[SAC] Server Planning - Backups

Martin Spott Martin.Spott at mgras.net
Sat Feb 27 06:07:02 EST 2010

On Fri, Feb 26, 2010 at 05:13:58PM -0800, Alex Mandel wrote:
> On 02/26/2010 03:40 PM, Martin Spott wrote:
> > On Fri, Feb 26, 2010 at 12:23:27PM -0800, Alex Mandel wrote:

> >> 1. We could mount the BackupVM in each of the virtual machines so that
> >> when a cron script is run that dumps databases or hot copies sites it
> >> writes to the backup server.
> > 
> > Do we have access to a regular "backup server", like in 'professional'
> > IT, as a distinct machine equipped with some sort of mass storage
> > device ?
> > 
> I don't believe so, but can check with OSL and what they have to offer.

Ah, ok. I was just asking because the term "backup server" the way I'm
used to it typically relates to the above mentioned sort of device or
hardware and I didn't spot such thing in any of our plans.

> This was part of the decision to go with a RAID 6 on the machine that
> will have the backupVM (2 disks can die without data loss) and the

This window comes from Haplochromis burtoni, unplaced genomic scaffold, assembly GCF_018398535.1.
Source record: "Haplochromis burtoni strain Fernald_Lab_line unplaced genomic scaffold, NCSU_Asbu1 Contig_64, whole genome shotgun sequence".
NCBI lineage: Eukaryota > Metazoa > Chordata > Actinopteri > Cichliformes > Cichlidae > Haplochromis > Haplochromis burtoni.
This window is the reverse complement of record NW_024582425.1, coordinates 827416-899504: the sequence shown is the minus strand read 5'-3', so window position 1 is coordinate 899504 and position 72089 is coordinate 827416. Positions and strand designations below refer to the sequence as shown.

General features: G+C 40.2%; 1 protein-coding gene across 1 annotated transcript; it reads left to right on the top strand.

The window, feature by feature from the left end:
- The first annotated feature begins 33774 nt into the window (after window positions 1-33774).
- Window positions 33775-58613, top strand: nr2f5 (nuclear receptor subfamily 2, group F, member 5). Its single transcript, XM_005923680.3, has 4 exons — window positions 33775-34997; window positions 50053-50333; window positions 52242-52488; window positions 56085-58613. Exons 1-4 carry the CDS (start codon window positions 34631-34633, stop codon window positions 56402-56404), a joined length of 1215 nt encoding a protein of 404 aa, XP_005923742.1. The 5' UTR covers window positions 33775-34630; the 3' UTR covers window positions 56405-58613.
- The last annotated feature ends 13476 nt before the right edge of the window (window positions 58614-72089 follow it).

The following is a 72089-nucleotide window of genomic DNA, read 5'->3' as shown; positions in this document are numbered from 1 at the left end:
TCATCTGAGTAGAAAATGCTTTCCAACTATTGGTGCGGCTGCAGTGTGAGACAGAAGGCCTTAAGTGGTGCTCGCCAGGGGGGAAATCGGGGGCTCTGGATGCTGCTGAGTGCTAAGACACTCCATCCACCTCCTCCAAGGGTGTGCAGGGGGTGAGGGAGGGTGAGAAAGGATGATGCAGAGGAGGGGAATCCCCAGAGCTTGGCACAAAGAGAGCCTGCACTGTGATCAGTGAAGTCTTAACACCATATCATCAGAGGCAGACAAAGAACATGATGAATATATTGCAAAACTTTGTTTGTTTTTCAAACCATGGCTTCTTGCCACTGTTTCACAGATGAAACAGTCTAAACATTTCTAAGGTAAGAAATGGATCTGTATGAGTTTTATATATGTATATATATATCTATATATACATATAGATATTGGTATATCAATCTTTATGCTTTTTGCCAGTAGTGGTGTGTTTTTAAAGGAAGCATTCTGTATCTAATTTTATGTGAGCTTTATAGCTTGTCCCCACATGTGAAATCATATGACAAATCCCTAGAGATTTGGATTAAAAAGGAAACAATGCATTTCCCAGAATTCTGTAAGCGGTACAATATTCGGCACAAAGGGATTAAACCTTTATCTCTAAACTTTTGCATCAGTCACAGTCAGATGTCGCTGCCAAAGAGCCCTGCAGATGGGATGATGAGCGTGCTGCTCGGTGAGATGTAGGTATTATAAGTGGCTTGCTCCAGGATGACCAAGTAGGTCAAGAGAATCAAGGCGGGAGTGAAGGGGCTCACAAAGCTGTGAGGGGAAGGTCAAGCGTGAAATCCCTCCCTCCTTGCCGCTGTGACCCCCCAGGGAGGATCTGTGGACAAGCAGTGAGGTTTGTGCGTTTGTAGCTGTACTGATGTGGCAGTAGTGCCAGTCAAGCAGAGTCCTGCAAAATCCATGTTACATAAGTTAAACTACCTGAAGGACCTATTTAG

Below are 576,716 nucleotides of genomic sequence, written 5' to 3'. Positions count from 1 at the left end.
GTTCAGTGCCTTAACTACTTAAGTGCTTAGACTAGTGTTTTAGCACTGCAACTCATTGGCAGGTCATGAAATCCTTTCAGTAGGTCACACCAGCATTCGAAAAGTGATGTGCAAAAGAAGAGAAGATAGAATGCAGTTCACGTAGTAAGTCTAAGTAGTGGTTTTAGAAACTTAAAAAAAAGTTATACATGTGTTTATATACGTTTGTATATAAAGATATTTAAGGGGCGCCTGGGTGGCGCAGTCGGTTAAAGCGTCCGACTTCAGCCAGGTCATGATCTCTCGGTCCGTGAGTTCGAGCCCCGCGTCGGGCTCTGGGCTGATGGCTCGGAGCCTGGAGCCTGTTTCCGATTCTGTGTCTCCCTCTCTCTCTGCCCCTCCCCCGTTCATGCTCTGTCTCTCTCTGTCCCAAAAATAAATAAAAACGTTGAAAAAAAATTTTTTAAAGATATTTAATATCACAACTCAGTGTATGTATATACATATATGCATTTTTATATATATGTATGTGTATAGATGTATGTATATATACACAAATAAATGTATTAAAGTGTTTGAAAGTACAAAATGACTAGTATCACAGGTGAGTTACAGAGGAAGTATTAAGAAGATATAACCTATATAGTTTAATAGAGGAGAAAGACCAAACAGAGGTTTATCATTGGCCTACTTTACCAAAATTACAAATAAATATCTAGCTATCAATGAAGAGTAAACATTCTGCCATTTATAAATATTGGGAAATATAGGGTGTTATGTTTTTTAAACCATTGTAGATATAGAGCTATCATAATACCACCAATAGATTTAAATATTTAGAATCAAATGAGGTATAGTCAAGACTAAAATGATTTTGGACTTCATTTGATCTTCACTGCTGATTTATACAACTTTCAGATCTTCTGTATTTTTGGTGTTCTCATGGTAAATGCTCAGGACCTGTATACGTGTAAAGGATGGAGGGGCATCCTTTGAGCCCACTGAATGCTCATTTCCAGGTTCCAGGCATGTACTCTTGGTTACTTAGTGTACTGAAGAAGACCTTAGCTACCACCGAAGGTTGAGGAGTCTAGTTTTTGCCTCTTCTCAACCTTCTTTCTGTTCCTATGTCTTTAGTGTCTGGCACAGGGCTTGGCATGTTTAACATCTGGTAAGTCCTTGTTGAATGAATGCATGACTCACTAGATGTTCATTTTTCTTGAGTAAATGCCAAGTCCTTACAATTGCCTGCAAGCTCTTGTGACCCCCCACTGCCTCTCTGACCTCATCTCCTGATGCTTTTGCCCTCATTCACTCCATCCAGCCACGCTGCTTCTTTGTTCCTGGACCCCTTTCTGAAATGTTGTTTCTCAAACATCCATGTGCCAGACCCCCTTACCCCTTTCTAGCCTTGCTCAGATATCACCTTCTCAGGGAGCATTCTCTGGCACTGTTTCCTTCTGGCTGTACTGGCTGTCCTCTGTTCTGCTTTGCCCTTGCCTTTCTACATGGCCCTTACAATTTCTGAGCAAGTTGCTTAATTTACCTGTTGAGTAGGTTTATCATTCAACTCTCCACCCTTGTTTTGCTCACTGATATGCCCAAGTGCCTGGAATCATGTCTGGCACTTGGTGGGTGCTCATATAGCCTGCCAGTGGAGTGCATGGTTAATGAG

> proposal to rsync/backup this virtual machine to a Telescience blade at
> least weekly. Do we really need tape backup if we have good redundancy?

Most of the cases I've seen (experienced ....) in professional
environments which required a restore from backup were _not_ caused by
a disk failure  :-)
Actually the biggest data losses I had to deal with during the past
five years or so had been caused by a) well, 'unexpected' behaviour of
the RAID controller (after performing a power cycle the controller
didn't accept one of the disks of a degraded array) and b) someone
trying to 'e2fsck' an ext3 filesystem after a system crash (not my
install, I never use ext3 for critical setups).

Certainly, these are rare cases, but they _do_ happen occasionally. So,
at least to my firm opinion it's always a matter of cost-vs-belief
wether to use a distinct, separate backup storage or not.

> That's good to see someone already has some experience with one of these
> tools. Do you have any particular hints, tips, gotchas etc - I notice
> that bacula uses a database backend to track what it's done, do you have
> a recommendation for which db to use?

SQlite(3) with Bacula scales surprisingly !! well up to writing over
1.5 million files (approx. 400 GByte) a day to tape backup and dumping
the resulting backup catalogue (the dump is approx. 1 GByte large,
including history) takes just a couple of seconds. Therefore I'd expect
it to scale far beyond this point but I don't have any experience with
using SQLite on bigger setups.
Therefore I'd tend to use a PostgreSQL database as a backend if we were
to have our own Bacula instance.

 Unix _IS_ user friendly - it's just selective about who its friends are !

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